2. George. While I would like to thank the Duke and Duchess of Cambridge for naming their offspring in honor of my Tortoise, I am utterly vexed when it comes to understanding why the good people of the United States spent half a dozen days buzzing about it. If we were the United Colonies or a member of the Commonwealth, I could understand being interested in the birth of our President_Barack_Obamafuture head of state, but since we’re citizens and not subjects, I’m at a loss. How many other 30-something couples in the UK had babies this week? How many people in your town had babies? Know how much we all care about them? Yeah. We don’t. I say Godspeed to Wills and Kate, but knowing that they had a baby and that he will sit the throne long after most people alive today have shuffled off the stage is a sufficient report. There’s no need to get our collective nickers in a twist.

3. POTUS. When I hear the president on television talking about growing middle class jobs, increasing spending on education, and generally touting his plan to improve the economy, I only have one thought these days. That thought: WTF? As the head of the executive branch, the president could take one giant step towards improving the plight of the middle class by directing his Secretary of Defense to cancel the administrative furloughs of 650,000 civilian employees. Before he has any credibility on any issue that even tangentially touches on pay, benefits, and employment, the man needs to keep the promises made to the folks already working for him. What I think I understand so far is when large corporations load up on part time employees to keep costs down, it’s evil and wrong, but when the largest agency of the federal government does it it’s a prudent cost savings measure. WTF, Mr. President? WTF?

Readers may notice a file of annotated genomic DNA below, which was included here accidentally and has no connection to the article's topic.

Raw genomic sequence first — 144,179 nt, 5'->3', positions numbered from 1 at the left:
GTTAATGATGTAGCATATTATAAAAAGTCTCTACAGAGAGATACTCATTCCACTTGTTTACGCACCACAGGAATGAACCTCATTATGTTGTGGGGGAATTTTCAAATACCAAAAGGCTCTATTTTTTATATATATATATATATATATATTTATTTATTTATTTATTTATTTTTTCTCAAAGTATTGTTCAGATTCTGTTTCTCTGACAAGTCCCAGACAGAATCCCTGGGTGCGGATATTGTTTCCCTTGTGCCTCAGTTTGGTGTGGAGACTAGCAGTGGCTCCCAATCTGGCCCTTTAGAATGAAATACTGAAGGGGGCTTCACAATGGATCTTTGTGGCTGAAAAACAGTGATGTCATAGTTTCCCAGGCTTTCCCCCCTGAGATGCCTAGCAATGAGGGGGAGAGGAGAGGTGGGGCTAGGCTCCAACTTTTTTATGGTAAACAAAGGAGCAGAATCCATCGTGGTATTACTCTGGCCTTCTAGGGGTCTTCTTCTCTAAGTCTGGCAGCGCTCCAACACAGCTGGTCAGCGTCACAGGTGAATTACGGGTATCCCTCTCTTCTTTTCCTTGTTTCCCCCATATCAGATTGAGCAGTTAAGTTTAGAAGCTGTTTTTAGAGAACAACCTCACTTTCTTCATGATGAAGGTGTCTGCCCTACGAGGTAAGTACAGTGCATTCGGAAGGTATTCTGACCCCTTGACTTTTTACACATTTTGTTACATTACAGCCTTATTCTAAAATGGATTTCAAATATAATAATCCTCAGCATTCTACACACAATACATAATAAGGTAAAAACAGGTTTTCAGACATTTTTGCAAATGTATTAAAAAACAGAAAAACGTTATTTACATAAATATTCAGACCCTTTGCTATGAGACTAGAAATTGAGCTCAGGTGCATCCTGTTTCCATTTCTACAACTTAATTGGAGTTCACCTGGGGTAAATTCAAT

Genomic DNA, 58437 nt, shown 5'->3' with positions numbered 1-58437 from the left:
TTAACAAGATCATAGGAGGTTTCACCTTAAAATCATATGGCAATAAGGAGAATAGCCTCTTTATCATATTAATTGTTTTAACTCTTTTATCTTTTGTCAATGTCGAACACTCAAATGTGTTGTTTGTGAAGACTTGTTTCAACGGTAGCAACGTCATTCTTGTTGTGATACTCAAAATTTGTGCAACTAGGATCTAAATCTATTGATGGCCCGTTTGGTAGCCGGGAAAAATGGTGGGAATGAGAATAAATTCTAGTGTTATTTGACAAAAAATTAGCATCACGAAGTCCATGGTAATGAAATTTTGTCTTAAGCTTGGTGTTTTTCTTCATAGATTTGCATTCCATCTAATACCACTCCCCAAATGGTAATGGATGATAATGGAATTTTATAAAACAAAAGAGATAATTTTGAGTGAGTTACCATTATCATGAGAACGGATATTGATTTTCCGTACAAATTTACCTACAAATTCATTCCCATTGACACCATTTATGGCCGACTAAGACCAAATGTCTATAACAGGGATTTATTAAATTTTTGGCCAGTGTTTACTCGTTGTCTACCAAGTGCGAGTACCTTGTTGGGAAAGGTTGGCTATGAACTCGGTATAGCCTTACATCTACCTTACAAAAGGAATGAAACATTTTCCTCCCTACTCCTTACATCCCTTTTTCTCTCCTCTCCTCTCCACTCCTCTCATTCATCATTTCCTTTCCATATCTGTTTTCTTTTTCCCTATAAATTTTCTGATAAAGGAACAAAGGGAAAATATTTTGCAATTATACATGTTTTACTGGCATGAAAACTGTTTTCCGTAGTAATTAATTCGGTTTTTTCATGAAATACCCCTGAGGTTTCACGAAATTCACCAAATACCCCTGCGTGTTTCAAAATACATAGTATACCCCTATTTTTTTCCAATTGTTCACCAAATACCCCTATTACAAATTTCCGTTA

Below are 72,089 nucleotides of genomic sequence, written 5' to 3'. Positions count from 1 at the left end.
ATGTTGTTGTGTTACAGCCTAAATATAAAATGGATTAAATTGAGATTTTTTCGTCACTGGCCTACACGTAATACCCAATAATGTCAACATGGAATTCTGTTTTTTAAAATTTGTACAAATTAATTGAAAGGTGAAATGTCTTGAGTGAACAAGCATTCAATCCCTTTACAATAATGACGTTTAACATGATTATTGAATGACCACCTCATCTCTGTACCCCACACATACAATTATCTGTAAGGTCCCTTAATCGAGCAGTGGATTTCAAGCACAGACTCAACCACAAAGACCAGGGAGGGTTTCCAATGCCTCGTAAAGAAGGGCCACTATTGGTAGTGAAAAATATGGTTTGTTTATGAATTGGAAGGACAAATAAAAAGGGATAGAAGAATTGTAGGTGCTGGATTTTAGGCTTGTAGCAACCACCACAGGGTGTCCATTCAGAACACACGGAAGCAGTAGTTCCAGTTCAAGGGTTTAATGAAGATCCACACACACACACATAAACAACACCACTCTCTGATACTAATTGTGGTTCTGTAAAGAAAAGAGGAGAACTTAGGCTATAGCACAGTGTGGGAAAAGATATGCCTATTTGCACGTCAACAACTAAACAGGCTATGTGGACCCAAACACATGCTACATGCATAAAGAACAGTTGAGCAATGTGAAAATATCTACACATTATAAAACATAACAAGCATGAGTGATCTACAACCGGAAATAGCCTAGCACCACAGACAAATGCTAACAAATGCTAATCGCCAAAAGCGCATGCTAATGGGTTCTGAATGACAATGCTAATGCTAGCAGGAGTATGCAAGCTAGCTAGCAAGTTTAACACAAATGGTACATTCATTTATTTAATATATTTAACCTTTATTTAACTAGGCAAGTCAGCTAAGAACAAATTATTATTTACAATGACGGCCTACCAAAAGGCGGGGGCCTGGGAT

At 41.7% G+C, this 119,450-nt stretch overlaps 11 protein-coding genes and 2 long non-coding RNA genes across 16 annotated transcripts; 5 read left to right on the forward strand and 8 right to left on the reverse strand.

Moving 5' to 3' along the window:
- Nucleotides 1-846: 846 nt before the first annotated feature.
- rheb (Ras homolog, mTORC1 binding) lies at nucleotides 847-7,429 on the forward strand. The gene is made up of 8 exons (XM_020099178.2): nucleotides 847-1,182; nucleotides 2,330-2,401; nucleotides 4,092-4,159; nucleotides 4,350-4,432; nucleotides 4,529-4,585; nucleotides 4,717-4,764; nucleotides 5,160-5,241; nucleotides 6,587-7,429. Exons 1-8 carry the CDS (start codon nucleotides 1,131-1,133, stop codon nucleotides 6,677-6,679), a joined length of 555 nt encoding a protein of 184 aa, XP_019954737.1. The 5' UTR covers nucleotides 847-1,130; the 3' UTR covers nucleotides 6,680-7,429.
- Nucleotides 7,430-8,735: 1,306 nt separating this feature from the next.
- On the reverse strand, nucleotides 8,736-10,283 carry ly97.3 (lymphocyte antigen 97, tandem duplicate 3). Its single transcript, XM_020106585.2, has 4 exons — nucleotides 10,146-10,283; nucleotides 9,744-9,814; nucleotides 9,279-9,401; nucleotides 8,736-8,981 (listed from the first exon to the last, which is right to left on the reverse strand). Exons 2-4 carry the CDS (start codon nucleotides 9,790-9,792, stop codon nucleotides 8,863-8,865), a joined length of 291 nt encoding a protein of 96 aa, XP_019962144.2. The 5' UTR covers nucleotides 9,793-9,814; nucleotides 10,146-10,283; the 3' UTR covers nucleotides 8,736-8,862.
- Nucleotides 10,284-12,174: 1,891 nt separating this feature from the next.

So you were expecting a thank you?

Secretary Hagel announced this afternoon that the department was reducing it’s number of planned furlough days for civilians from 14 to 11. That’s down from the original estimate of 22 days they were talking about back in February and March. Judging from the blip of coverage I’ve seen, the media consensus is that defense civilians should be doing cartwheels and singing hosannas at the “good news.” That’s a problem for me.
Duh 2
While it’s true that 14 is better than 22 and 11 is better than 14, I’m not willing to concede the point that any number of furlough days is a “good” thing. In fact it’s bad precedent for the next 9 years of sequestration planning, it’s bad for productivity, and it’s bad for morale. I’m not going to get on the band wagon of a 5% pay cut this year (after 3 years of frozen pay) being a good thing. I’m not lending even the hint of my accepting the idea that this is anything other than a political problem being solved on the backs of a workforce that they’ve already spent three years beating like redheaded stepchildren.

The story we’re being sold is that leadership has “saved” the workforce from the worst effects of the sequester. The reality is that all you’ve done is replace one really shitty course of action with another slightly less really shitty course of action. It’s hard to imagine why I wouldn’t be falling all over myself with gratitude. I wouldn’t thank a mugger because he didn’t take all the cash in my wallet and I’m not going to thank our illustrious leaders for legally doing the same thing. If they were expecting a thank you for their half assed attempt at “leadership,” boy did they come to the wrong place.

A whole lot worse…